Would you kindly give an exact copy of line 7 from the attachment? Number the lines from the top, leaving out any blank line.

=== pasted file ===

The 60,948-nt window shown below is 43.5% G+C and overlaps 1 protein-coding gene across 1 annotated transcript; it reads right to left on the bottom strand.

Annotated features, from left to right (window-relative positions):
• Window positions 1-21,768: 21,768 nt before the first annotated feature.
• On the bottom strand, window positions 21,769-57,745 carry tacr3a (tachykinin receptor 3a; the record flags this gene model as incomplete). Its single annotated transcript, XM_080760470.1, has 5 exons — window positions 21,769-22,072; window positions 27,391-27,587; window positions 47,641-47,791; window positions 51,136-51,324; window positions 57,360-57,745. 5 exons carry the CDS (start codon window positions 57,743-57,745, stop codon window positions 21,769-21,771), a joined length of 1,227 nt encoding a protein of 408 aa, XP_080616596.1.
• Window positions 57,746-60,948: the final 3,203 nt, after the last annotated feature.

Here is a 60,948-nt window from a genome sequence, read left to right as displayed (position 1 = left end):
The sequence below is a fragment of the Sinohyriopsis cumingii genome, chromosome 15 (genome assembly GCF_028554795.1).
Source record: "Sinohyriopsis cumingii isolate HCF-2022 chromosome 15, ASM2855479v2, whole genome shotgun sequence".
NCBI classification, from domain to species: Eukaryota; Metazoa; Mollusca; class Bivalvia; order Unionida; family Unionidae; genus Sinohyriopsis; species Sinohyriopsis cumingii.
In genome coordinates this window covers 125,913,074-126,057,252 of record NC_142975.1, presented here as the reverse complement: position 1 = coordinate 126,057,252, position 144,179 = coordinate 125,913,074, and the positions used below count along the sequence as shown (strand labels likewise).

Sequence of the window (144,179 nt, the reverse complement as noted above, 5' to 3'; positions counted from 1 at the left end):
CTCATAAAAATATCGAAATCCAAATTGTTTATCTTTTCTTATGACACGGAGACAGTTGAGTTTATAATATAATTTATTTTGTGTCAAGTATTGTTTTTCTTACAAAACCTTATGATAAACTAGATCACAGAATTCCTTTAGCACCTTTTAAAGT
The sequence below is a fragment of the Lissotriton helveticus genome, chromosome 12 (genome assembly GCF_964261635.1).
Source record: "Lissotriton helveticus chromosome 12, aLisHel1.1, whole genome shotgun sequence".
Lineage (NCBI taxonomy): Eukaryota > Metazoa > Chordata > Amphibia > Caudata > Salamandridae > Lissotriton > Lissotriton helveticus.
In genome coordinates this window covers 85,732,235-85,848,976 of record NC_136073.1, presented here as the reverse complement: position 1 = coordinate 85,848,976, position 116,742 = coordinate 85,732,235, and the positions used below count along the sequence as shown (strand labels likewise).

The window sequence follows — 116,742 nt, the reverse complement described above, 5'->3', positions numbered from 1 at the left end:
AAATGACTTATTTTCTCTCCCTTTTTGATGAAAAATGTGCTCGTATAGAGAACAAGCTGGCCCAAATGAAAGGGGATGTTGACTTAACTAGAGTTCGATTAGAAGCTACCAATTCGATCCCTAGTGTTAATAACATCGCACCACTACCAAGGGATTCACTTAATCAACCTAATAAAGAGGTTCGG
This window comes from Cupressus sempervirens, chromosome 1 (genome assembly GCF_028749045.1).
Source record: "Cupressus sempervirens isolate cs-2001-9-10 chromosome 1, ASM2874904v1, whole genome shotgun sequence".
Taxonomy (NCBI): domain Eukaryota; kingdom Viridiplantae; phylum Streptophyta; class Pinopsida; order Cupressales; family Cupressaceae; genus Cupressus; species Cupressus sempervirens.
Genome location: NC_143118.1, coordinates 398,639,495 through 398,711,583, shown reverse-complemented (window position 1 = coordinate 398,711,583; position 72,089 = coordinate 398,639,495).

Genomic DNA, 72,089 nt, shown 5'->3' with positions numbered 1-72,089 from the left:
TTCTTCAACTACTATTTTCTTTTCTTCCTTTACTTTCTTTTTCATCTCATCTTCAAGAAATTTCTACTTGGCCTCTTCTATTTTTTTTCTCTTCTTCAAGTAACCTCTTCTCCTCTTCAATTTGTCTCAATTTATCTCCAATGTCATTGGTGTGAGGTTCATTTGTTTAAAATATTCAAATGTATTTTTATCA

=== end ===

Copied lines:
The sequence below is a fragment of the Sinohyriopsis cumingii genome, chromosome 15 (genome assembly GCF_028554795.1).